(e) Liver transplantation / Liver disease. S/D Plasma and FP can be considered equally effective in patients undergoing liver transplantation or coagulopathy associated with liver disease and can be used interchangeably. Three randomized controlled trial studies (n=115) evaluated S/D Plasma in patients with coagulopathy associated with liver disease or liver transplant patients. There were no differences in clinical efficacy or adverse events.
(f) TTP. Clinical studies have shown that S/D plasma is effective and safe when used as part of plasmapheresis treatments in patients with TTP. No clinical studies have compared the effectiveness of S/D plasma to FP or cryosupernatant. In the 2 clinical trials evaluating cryosupernatant in TTP patients, there was no evidence of improved outcomes as compared to FP. The reduction in adverse events and lower risk of transfusion transmitted infections with S/D plasma may be considered advantageous in patients receiving large volume plasma transfusions as part of plasmapheresis treatment.
An important factor in the dosing of S/D Plasma is the smaller unit volumes. FP units, which are made from individual blood donations, vary in size with an average volume of 289 mLs (± 16 mLs) and have more variability in coagulation factor levels as each unit is from an individual donor. Overall, the mean concentration of coagulation factors in S/D plasma and FP are similar, but as a pooled blood product, the concentrations are more uniform in S/D Plasma.
The correct dose of plasma is determined by either weight-based dosing (hemodynamically stable patients) or ratio-based dosing (massively bleeding patients):
- For the correction of coagulation factor levels in patients with acute bleeding, or prior to surgery or invasive procedures, the recommended dose for FP is 10-15 mLs/kg, which is the volume required to increase coagulation factors levels above the minimum hemostatic threshold of 30%. Given the similarity in coagulation factor levels, this dose is also appropriate for S/D Plasma. In pediatric patients weighing less than 40 kg, the plasma is usually ordered in mLs/kg. For larger pediatric patients and adult patients, plasma is usually ordered in units. As S/D Plasma is supplied in a smaller standard 200 mL bag compared to an average 289 mL per unit of FP, a larger number of units of S/D Plasma may be required to deliver a therapeutic dose of plasma. Most adult patients (60-90 kg) will require 4-6 units of S/D Plasma or 3-4 units of FP to achieve hemostatic levels of coagulation factors. The prescribed dose of plasma should be guided by the clinical situation and coagulation results.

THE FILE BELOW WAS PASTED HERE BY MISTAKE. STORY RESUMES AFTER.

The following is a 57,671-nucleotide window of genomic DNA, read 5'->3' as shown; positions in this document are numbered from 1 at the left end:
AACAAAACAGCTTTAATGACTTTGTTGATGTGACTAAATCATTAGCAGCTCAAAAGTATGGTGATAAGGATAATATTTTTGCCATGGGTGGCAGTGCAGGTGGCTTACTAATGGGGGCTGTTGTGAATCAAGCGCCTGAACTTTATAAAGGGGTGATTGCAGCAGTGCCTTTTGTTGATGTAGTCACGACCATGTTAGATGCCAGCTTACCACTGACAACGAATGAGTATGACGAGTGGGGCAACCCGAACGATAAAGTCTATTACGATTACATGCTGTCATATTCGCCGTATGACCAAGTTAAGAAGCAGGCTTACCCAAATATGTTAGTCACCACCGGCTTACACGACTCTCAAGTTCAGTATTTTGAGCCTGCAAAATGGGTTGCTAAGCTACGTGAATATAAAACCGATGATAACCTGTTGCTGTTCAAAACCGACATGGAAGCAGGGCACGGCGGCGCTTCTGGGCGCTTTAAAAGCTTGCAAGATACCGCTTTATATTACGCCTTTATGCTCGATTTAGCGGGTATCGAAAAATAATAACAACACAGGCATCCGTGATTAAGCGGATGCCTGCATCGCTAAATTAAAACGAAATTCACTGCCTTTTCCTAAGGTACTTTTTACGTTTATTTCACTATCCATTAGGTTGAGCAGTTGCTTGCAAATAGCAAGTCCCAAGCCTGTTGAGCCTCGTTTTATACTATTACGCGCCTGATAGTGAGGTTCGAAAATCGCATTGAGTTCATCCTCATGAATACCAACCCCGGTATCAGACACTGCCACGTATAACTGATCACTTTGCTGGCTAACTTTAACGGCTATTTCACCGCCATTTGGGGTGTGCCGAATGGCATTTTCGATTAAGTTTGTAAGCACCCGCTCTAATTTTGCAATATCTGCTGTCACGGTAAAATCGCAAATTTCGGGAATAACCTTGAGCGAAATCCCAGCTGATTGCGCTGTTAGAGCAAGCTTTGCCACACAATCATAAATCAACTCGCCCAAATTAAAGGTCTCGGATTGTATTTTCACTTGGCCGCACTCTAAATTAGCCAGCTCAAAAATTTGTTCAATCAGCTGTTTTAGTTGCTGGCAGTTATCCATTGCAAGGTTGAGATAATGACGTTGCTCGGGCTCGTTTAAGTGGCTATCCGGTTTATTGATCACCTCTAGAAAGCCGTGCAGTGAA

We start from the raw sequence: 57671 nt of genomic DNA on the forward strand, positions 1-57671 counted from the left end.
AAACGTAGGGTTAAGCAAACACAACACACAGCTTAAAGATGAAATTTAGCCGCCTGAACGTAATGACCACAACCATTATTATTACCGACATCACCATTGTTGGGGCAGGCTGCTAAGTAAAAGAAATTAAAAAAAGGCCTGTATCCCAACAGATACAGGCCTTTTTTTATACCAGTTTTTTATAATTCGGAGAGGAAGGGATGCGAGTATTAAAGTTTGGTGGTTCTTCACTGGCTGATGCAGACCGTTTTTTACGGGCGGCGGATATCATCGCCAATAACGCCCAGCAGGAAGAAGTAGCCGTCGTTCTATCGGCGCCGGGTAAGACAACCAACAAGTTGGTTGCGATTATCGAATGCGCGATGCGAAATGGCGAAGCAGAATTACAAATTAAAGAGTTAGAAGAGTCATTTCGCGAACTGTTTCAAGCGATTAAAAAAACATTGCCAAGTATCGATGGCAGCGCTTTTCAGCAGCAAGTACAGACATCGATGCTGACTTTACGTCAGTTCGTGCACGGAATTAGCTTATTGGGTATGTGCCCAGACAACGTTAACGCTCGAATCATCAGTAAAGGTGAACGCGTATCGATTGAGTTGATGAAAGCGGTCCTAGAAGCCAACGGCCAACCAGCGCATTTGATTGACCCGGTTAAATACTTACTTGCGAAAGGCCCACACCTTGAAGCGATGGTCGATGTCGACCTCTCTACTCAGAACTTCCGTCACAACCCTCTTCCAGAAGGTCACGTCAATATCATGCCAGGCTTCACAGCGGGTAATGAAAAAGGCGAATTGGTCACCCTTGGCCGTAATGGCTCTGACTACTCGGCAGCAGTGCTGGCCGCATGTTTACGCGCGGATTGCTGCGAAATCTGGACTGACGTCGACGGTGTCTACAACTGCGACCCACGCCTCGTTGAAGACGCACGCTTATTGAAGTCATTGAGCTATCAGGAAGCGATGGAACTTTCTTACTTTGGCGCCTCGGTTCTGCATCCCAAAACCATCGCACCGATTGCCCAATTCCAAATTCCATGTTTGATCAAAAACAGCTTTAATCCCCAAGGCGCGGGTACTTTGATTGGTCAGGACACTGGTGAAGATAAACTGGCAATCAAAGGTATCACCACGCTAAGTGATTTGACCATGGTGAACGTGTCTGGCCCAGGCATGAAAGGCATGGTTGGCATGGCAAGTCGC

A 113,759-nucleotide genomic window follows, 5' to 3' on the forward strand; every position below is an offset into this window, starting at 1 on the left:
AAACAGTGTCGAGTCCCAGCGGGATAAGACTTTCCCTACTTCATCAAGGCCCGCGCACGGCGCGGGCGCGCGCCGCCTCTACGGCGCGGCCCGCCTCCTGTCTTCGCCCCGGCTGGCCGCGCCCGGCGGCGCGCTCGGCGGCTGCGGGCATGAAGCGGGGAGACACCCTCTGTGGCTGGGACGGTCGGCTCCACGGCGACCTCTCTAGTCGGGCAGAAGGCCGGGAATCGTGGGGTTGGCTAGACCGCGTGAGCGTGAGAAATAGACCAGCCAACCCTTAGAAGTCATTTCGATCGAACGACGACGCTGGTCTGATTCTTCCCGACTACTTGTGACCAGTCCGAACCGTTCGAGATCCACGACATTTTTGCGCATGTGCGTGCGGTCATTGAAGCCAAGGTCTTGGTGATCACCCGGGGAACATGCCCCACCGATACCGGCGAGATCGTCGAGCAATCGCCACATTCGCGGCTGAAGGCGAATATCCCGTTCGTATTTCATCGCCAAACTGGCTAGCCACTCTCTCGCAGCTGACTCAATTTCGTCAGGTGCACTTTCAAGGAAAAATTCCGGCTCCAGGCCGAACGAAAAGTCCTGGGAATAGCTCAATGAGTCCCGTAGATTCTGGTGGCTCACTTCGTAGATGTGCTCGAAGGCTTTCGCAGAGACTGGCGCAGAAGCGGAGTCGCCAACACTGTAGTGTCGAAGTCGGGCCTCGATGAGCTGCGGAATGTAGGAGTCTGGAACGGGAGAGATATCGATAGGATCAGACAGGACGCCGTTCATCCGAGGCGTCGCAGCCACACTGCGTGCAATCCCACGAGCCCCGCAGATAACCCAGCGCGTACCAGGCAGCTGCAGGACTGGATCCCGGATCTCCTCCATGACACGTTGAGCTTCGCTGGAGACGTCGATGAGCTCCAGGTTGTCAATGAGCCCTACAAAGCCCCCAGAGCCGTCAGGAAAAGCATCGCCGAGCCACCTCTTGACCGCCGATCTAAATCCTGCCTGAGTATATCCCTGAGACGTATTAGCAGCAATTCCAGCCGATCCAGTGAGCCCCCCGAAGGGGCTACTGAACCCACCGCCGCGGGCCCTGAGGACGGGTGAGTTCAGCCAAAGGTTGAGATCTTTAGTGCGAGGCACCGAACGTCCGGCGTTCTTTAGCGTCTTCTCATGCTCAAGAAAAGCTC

- The NAC recommends that the number of plasma units prescribed in Massive Hemorrhage Protocols (MHPs) be the same whether S/D Plasma or FP is used. For patients with massive hemorrhage requiring transfusion support, resuscitation with fixed ratio of FP to Red Blood Cells (RBCs) is commonly used in MHPs. This practice is based on observational studies that report improved outcomes in military patients with massive hemorrhage secondary to trauma. While a high transfusion ratio of FP:RBC has been recommended in trauma patients requiring massive transfusion, the ideal ratio is unknown. In clinical practice, there is variability in the volumes of the FP and RBC units transfused, and often the desired ratio of FP:RBC units is not achieved. As a result, there is significant inherent variability in the actual volumes of plasma and red cells transfused. FP:RBC ratios of 1:1 to 1:3 have been recommended as sufficient to provide hemostatic levels of coagulation factors in trauma patients. Additionally, no benefit has been demonstrated for higher FP:RBC ratios in the resuscitation of patients with non-traumatic massive hemorrhage, who represent the majority of MHP activations in the civilian setting. Therefore, based on the limited evidence available, the NAC does not recommend increasing the initial ratio of plasma to RBC units in MHPs when using S/D plasma despite the lower volume of S/D plasma units. However, as per recent recommendations, patients requiring massive transfusion require frequent monitoring of coagulation tests and should be transitioned to laboratory guided administration of blood components as soon as possible.